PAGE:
U.S. business inventories increased less than expected in February and sales recorded their smallest gain in eight months, a government report showed on Wednesday.
The Commerce Department said inventories rose 0.5 percent to $1.46 trillion, the highest level since December 2008, after increasing by an upwardly revised 1.0 percent in January.
Economists polled by Reuters had forecast inventories rising 0.8 percent after a previously reported 0.9 percent increase in January.
Inventories are a key component of gross domestic product changes and February’s smaller-than-expected gain could prompt economists to lower their first-quarter GDP estimates.
Businesses sharply scaled back on restocking in the fourth quarter of 2010, resulting in inventories slicing 3.4 percentage points off GDP growth during the period. Economists expect a reversal in the first quarter.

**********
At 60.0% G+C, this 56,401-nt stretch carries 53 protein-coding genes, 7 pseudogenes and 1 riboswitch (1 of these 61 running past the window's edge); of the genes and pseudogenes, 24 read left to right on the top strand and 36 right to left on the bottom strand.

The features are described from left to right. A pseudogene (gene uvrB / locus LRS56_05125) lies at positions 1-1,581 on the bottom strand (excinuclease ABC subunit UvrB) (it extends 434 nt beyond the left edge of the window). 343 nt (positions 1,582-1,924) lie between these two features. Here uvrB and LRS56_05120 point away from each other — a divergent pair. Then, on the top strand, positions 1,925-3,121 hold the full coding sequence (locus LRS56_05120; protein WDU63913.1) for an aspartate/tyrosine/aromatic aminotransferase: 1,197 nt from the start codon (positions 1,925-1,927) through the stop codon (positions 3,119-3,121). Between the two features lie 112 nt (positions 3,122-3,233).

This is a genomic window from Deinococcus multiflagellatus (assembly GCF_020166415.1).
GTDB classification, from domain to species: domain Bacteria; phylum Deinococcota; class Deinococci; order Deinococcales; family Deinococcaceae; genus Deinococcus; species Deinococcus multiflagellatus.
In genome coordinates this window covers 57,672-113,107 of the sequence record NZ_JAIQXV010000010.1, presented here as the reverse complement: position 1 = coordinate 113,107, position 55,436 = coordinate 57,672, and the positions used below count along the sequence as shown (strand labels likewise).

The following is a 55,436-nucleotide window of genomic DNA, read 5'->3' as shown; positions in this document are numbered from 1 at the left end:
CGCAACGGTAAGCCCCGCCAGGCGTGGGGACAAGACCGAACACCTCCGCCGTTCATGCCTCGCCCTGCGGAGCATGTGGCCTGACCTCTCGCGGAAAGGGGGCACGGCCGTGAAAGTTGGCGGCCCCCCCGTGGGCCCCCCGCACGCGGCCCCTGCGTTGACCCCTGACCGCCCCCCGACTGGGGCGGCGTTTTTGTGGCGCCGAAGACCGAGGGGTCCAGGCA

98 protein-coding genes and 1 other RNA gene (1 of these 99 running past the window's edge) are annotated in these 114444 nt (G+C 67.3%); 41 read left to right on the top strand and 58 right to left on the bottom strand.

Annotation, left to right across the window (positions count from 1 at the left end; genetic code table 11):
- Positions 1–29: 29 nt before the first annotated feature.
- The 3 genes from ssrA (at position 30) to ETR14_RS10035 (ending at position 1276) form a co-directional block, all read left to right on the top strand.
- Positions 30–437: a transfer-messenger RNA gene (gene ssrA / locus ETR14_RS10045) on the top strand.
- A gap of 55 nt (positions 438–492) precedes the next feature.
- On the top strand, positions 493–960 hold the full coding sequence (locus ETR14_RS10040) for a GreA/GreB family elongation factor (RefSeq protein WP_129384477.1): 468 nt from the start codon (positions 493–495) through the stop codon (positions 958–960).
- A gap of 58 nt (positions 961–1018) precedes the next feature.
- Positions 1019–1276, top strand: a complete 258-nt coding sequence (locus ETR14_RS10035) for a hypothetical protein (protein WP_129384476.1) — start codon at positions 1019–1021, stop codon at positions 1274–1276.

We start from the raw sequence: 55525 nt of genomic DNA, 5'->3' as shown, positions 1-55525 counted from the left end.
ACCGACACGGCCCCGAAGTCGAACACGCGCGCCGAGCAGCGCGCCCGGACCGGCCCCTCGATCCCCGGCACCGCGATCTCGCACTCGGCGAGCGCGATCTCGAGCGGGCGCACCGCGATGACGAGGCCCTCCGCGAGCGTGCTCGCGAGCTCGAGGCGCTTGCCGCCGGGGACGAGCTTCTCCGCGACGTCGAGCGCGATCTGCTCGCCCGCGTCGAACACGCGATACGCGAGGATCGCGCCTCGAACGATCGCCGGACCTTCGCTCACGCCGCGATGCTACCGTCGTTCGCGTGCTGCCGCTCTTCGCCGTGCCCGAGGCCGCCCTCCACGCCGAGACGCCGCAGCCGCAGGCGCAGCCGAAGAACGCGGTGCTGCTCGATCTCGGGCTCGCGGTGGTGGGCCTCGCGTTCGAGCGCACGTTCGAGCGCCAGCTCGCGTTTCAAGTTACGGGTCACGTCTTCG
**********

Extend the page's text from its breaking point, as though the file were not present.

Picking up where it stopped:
Business sales rose 0.2 percent to $1.17 trillion in February, the highest level since August 2008, after rising 2.0 percent the prior month. Februarys total business sales reading was the weakest since June.
The weak sales pace left the inventory-to-sales-ratio, which measures how long it would take to clear shelves at the current sales pace, unchanged at 1.24 months.
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